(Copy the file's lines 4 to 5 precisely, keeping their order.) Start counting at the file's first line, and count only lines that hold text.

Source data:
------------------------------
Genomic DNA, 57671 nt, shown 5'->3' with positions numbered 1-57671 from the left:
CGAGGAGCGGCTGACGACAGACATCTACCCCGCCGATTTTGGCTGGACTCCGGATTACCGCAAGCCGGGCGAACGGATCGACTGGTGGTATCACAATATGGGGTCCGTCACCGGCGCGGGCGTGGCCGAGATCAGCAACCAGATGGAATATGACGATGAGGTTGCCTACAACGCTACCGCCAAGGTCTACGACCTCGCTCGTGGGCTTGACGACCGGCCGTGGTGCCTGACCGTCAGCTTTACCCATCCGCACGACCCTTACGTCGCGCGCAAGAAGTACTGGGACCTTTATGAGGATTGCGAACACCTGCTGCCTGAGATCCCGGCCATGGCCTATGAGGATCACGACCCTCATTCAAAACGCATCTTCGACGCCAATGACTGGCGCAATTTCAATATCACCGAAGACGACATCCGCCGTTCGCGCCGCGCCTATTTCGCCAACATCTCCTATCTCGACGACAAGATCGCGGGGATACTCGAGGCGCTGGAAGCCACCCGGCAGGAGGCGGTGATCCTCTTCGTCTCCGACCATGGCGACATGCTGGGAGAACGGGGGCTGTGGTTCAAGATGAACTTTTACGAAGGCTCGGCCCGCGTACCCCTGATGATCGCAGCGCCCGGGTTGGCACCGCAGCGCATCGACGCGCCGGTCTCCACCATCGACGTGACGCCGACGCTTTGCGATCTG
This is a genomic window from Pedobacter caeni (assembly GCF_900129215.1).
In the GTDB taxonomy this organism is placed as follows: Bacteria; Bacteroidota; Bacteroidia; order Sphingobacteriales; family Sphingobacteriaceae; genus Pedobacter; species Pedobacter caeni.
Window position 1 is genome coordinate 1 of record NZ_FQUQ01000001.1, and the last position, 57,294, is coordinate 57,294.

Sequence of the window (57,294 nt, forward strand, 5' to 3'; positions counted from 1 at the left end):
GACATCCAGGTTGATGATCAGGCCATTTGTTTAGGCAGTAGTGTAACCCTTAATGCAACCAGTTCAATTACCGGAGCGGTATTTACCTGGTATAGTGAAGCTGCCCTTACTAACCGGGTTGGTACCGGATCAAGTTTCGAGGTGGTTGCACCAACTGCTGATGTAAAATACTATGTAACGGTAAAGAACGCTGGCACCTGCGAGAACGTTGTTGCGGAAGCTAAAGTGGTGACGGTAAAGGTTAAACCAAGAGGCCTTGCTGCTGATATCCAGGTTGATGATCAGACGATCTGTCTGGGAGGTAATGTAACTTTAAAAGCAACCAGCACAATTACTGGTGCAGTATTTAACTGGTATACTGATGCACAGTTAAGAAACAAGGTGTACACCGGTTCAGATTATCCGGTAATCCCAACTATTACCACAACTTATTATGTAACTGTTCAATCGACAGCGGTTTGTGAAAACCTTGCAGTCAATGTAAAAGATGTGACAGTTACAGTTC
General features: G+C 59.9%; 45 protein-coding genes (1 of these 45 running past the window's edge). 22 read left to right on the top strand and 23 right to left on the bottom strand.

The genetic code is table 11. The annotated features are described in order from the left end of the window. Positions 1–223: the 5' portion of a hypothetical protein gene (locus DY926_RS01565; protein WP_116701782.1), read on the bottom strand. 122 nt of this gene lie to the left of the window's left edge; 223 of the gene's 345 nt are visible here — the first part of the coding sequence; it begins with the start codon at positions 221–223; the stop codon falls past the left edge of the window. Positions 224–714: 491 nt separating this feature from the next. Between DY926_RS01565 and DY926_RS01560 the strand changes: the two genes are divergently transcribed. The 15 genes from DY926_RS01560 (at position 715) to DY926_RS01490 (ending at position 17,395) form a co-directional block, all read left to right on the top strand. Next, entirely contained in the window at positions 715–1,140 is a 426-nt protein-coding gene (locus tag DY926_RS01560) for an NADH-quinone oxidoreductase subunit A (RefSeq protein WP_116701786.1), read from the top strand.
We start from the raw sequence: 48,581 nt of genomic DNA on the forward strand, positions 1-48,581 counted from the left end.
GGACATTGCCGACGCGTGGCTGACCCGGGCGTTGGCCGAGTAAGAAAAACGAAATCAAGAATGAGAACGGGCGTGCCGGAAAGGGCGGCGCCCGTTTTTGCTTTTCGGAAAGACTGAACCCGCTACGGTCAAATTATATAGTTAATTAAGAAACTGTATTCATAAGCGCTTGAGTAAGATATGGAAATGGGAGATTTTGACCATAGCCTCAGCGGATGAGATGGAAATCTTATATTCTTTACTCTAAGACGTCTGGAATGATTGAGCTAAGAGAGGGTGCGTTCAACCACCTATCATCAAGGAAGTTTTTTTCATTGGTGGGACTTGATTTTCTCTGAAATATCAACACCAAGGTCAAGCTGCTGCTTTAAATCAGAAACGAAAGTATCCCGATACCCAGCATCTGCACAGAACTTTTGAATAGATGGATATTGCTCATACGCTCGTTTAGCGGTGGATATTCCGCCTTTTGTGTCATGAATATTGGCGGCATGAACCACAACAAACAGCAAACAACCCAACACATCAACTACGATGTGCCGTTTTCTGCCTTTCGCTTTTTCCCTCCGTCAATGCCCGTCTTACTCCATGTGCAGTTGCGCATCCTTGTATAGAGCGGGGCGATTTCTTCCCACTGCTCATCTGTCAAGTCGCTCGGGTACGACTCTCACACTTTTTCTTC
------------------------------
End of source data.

In the GTDB taxonomy this organism is placed as follows: Bacteria; Bacteroidota; Bacteroidia; order Sphingobacteriales; family Sphingobacteriaceae; genus Pedobacter; species Pedobacter caeni.
Window position 1 is genome coordinate 1 of record NZ_FQUQ01000001.1, and the last position, 57,294, is coordinate 57,294.